I approached this research as a novice would. In other words, unscientifically. I relied on my previous industry education up to this point with no initial contact with manufacturers or vendors. I prepared three samples of each adhesive: one for washing, one for traditional dry-cleaning and one for the dry method of cleaning offered by the On-Site Corp. (It should be noted that my dry cleaner uses Varsol and most dry cleaners prefer the Perck method, which is a stronger solution.)
If a product failed to react according to its guarantee, then I contacted the vendor or manufacturer for additional instructions and retested.
Industry products as well as those purchased through fabric stores and the Internet were included in my testing. I didn't always follow directions—some of the home-sewer glues required washing fabrics first, and some iron-on products required a boiler iron. The biggest drawback to non-industry products is that they probably are not ultraviolet (UV) resistant. Even some vendors couldn't answer that question.
For my testing, I used a Naomoto gravity feed iron for iron-on products and the Rowley hot glue gun. I selected five fabrics: dobby sateen, printed sateen, moiré, antique satin, and printed chintz that was not highly polished. While I used the same fabrics for all the tests, I used a wide variety of trims, fringes and ribbons. Of these, the only relatively heavy fringe was used with the Rowley hot glue gun.
I only experimented with applying trims to the face of fabrics, because the predominant use of adhesives seems to be for that purpose. The face of fabric, in many cases, has special finishes on it, and this probably is what caused the failure of some adhesives. I did not test the adhesives on the wrong side of the fabric.
Another factor that could have caused failure is the length of time between the application of the adhesive and the cleaning processes. Sometimes it was a few days and sometimes it was a few weeks before I had the samples cleaned. This may not have been adequate time for the curing process. The Millennium tape in particular has a reputation for getting stronger with a firmer adhesion over time, but I've still heard from other sources that it cannot be dry-cleaned. I know of only one person who had two experiences of this tape coming loose shortly after installation. However, there are a vast number of users that have raved about the results using the Millennium tape.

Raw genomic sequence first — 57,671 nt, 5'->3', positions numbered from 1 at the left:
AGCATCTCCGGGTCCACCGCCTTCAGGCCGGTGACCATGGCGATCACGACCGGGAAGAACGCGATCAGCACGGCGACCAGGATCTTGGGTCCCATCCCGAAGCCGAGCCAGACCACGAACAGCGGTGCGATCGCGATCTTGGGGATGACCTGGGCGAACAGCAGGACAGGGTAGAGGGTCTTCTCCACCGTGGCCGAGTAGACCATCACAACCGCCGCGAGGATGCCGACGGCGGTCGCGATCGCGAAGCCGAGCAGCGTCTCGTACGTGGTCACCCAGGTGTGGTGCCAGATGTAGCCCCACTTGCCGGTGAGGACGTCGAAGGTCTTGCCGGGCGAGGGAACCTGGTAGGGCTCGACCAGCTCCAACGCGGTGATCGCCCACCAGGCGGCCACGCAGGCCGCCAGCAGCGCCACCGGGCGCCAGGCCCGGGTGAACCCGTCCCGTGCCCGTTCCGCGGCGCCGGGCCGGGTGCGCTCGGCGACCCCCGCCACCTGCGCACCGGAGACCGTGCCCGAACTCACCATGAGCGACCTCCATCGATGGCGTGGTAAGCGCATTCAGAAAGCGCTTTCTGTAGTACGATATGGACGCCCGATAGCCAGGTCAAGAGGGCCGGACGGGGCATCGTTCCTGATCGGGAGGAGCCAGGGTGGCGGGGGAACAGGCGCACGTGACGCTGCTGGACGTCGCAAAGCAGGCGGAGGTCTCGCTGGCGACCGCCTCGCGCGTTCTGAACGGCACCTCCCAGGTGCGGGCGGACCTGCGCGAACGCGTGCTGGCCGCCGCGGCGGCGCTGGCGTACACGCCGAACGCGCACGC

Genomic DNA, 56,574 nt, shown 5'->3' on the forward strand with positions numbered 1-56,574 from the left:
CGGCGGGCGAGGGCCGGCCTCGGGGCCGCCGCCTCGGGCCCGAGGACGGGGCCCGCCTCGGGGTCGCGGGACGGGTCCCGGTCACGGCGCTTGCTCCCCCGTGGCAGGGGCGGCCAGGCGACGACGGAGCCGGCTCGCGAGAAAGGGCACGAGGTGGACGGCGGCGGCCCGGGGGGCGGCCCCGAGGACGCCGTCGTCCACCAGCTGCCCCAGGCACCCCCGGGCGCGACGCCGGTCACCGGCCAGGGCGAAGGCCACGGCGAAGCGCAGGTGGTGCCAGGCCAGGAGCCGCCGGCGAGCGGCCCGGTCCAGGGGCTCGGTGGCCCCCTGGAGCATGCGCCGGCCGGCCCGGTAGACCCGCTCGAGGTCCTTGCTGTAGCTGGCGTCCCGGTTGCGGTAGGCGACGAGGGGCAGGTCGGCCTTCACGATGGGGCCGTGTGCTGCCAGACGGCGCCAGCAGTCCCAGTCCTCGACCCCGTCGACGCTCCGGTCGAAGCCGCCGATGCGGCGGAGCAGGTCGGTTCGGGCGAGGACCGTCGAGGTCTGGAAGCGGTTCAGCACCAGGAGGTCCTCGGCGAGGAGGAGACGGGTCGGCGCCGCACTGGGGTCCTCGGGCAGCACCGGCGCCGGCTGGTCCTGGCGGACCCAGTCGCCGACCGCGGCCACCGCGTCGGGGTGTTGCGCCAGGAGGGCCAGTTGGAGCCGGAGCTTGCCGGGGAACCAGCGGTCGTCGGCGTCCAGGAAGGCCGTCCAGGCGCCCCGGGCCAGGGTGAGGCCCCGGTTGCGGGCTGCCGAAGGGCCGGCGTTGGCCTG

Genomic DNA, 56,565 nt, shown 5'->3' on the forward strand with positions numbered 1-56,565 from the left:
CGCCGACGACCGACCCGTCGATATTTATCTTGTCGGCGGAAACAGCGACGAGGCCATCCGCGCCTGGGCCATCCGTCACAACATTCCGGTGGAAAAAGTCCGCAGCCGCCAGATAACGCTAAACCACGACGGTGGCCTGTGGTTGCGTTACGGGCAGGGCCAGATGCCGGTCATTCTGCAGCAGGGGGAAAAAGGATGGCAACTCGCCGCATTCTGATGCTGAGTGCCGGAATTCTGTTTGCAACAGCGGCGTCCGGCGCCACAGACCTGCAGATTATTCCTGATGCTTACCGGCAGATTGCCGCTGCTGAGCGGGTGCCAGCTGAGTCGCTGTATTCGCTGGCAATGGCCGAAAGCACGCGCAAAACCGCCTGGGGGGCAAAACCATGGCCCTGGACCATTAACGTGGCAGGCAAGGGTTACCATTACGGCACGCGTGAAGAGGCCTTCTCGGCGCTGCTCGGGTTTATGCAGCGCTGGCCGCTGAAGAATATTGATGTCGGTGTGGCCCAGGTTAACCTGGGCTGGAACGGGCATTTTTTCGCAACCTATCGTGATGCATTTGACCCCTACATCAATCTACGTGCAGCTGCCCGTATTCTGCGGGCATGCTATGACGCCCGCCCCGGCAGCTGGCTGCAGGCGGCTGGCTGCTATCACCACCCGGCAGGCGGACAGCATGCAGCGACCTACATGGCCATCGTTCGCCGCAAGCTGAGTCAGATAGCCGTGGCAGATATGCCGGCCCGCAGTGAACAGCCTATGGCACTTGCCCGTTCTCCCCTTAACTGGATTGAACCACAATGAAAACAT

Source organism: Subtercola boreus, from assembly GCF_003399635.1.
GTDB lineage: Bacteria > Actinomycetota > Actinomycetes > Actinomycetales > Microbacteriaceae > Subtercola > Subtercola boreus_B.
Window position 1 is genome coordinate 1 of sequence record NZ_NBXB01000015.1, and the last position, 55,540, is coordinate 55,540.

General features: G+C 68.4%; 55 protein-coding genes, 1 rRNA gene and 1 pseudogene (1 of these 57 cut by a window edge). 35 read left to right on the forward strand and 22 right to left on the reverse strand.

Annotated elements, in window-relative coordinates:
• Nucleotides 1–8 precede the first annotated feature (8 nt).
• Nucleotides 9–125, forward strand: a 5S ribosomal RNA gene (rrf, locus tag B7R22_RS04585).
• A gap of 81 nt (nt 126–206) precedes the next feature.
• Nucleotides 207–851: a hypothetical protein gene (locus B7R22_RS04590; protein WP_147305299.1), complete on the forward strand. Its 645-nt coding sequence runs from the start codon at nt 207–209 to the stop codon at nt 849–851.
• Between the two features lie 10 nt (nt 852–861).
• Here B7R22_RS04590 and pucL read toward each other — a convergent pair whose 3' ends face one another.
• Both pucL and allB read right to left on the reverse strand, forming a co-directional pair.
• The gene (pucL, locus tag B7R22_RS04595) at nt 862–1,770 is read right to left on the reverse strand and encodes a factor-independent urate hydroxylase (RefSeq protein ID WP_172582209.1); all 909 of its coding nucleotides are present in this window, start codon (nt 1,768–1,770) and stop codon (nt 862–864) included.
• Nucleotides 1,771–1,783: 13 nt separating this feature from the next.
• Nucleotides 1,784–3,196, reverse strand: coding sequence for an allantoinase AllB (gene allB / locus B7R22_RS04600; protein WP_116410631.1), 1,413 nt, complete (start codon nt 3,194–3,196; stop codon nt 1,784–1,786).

Whenever you use adhesives, be sure they are secured tight. In cases where I had to retest, I used a higher heat and steamed longer, and in most cases the results were successful. After you have used iron-on adhesives, let them cool completely. Then check to be sure that all areas are secure. In some cases, I would find a loose spot that I would have to re-steam.
PEACE OF MIND
As you look over my testing results on the chart, remember that my test represents only a small selection of the types of fabrics coming through a workroom. There are many new fabrics with different fibers, weaves and finishes appearing regularly. The results of my testing must be viewed, at best, as a guideline and, at worst, as a warning.
My suggestion is for you to do your own samples with the kind of adhesives you prefer or would like to use. Sew together a wide variety of fabric pieces and apply the adhesives to the face side or the wrong side of the fabric depending upon your needs. The reason I say sew the fabrics together is because then the dry-cleaners will treat your sample as one piece, and only charge for one piece! Also, give the samples as much time as you can before the cleaning process and even hang the samples in a sunny window.
There are so many variables that could affect the success of adhesives: fabric, iron, humidity and who knows what else. If you have problems with an adhesive, call the vendor or manufacturer to ask their advice. They should know their products' capabilities and limitations better than anyone.
The best insurance is to always say that any product done with adhesives can not be cleaned. To avoid any misunderstanding with your customer, have this statement in writing, verbally explain it, and then have them sign the disclaimer.
Adhesives can be labor saving or labor consuming as I discovered in my experiments. Next month, I'll share what I learned and offer some tips for efficiency when dealing with adhesives. In the meantime, start collecting some fabric scraps and do your own testing. Instead of always wondering if your adhesives will hold, testing them on the fabrics you commonly use will give you peace of mind, which in itself is priceless!
Kitty Stein, WCAA, is a 20-year veteran of the drapery workroom field, having owned and operated her own business for 18 years and having taught classes on window treatment construction. Until 1990, Stein and a partner owned a workroom with nine employees. She since has opened her own smaller workroom, Workroom Concepts, that has just one employee. She also does workroom consulting, seminar speaking and is the author of Order in the Workroom available through Draperies & Window Coverings.